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Feb 02 2013

Keep your Cukes Narrow

It is not uncommon to wonder about how to create data for cukes…

  • Keep it high level?
    Given I have 4 products
  • Or explicitly define data; e.g., using a table

As a broad answer to this question, it all depends on what behavior you are specifying. There is no single, right way.

My usual rule of thumb is to limit the setup to just those parts of the problem domain “object graph” that you care to test in the current scenario. That helps draw attention to the most “narrow” bits of the system that are under test. Otherwise, if you continue to build everything from scratch for all scenarios, it is sometimes hard to see the purpose of the test because it is lost in all of the setup code. Sometimes you care about the details in the parent object, sometimes you want to test the sum of the parts, and other times you are focused only on a small aspect of the object model.

Examples

Suppose we are making bread, and we have a set of recipes. Each recipe has a set of ingredients. When we go to make 5 loaves of bread, the list of ingredients are properly re-sized and displayed so we can mix the dough and make a new batch of bread.

My first scenario might be detailed around setting up the core recipe/ingredient relationship:

Scenario: View a recipe
  Given I have the following recipe:
  |Name | Artisan Bread       |
  |Yield| 2 1-lb oblong loaves|
  |Prep | 30 min              |
  |Proof| 3 hours             |
  |Baking| 35 min. at 450 deg F|
  With the following ingredients:
  |Ingredient       |Quantity|
  |White Bread Flour|6 cups  |
  |Whole Wheat Flour|0.5 cups|
  |Granulated Yeast |1.5 Tbsp|
  |Coarse (sea) salt|1.5 Tbsp|
  |Water, 100 deg   |3 cups  |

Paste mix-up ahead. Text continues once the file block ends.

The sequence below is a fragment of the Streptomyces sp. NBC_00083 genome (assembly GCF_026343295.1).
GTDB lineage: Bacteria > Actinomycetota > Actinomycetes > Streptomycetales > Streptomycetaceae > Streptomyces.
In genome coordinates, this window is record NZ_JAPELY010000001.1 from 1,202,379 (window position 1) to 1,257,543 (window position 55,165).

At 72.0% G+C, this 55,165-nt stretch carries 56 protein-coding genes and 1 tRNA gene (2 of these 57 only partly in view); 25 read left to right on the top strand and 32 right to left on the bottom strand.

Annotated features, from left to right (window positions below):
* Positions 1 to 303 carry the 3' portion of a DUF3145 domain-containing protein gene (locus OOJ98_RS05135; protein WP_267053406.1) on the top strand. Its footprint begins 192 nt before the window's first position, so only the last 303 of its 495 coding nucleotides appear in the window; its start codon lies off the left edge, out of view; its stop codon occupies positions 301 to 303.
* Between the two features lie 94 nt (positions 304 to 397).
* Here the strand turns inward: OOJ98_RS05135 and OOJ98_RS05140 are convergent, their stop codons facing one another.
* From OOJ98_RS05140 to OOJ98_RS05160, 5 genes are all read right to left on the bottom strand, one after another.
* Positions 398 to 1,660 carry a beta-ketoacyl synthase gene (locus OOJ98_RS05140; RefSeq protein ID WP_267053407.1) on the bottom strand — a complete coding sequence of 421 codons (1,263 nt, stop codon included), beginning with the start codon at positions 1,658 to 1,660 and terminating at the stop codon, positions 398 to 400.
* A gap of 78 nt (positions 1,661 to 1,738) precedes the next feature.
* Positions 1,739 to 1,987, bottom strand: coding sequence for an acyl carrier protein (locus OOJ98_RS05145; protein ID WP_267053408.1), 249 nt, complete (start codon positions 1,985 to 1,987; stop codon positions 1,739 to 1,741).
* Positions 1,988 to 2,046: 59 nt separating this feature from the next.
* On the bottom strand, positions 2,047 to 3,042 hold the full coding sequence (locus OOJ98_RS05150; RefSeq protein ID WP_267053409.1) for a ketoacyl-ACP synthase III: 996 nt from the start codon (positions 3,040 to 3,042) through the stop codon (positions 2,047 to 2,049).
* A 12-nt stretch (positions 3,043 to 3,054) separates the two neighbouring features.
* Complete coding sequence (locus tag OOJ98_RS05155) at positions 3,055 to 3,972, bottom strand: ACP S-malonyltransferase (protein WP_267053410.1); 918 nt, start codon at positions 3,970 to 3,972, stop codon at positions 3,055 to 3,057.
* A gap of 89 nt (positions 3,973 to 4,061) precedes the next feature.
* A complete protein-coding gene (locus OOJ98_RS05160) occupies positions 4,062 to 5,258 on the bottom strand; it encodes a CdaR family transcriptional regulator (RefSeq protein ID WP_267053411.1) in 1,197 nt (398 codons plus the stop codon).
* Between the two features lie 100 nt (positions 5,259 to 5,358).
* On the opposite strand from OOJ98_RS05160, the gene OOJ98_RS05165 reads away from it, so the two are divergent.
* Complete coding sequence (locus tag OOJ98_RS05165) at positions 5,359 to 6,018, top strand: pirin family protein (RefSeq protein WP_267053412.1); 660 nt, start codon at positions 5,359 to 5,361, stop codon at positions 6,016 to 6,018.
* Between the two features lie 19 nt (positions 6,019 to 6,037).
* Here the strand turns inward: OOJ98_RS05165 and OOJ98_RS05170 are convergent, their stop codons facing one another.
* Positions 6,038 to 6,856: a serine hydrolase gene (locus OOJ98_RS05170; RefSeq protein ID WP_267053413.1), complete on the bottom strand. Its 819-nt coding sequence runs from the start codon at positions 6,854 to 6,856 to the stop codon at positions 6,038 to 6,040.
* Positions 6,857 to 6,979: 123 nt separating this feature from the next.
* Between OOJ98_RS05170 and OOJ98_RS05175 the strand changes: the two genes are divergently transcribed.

When I view the recipe
  Then I should see the recipe

So the above scenario gets us focused on the basic bits of the Recipe ----*-> Ingredients part of the model, and the desired behavior of what a recipe display looks like. Note: on the “Then” I chose not to focus on how it is displayed. I could have said something like “…with the recipe info at the top, followed by a list of ingredients.”

Now suppose the next scenario we tackled was the ability to “resize” the recipe to make some multiple of the base quantity? Do we need to repeat the same sort of setup as we did above? Or can we get away with defining less information? That is, using something like FactoryGirl, we could predefine some basic recipe data, if nothing specific is needed.

Scenario: Resize the batch to triple the yield
  Given I have a "Hard Tack" recipe that yields "25 cakes"
  With the following ingredients:
  |Ingredient | Quantity  |
  |Flour      | 4 cups    |
  |Water      | 2 cups    |
  |Salt       | 4 tsp     |
  When I resize the recipe to 3 times the size
  Then I should see the following ingredients
  |Ingredient | Quantity  |
  |Flour      | 12 cups   |
  |Water      |  6 cups   |
  |Salt       | 12 tsp    |
  And a yield of "75 cakes"

While the difference is subtle, the point to the above scenario is to not clutter it with the core recipe elements as were visible in the first scenario.

For a more extreme example of “narrowing” the focus, lets look at another scenario. This time, the business tells us they want users to be able to rate the recipes.

Scenario: Users can 'Like' a recipe
  Given I have a "Swedish Hard Tack" recipe
  When I Like the recipe
  Then I should see the Like Count increment by one
  And I should not be able to Like the recipe a second time

So here you can see there is no reason whatsoever to care about the details of the recipe. In fact, I could have left off the recipe name, but sometimes I like to keep some sense of the domain visible. Had I written the Given to show all of the detailed data, it would have obscured the meaning of the scenario, as this scenario would then look like the other scenarios.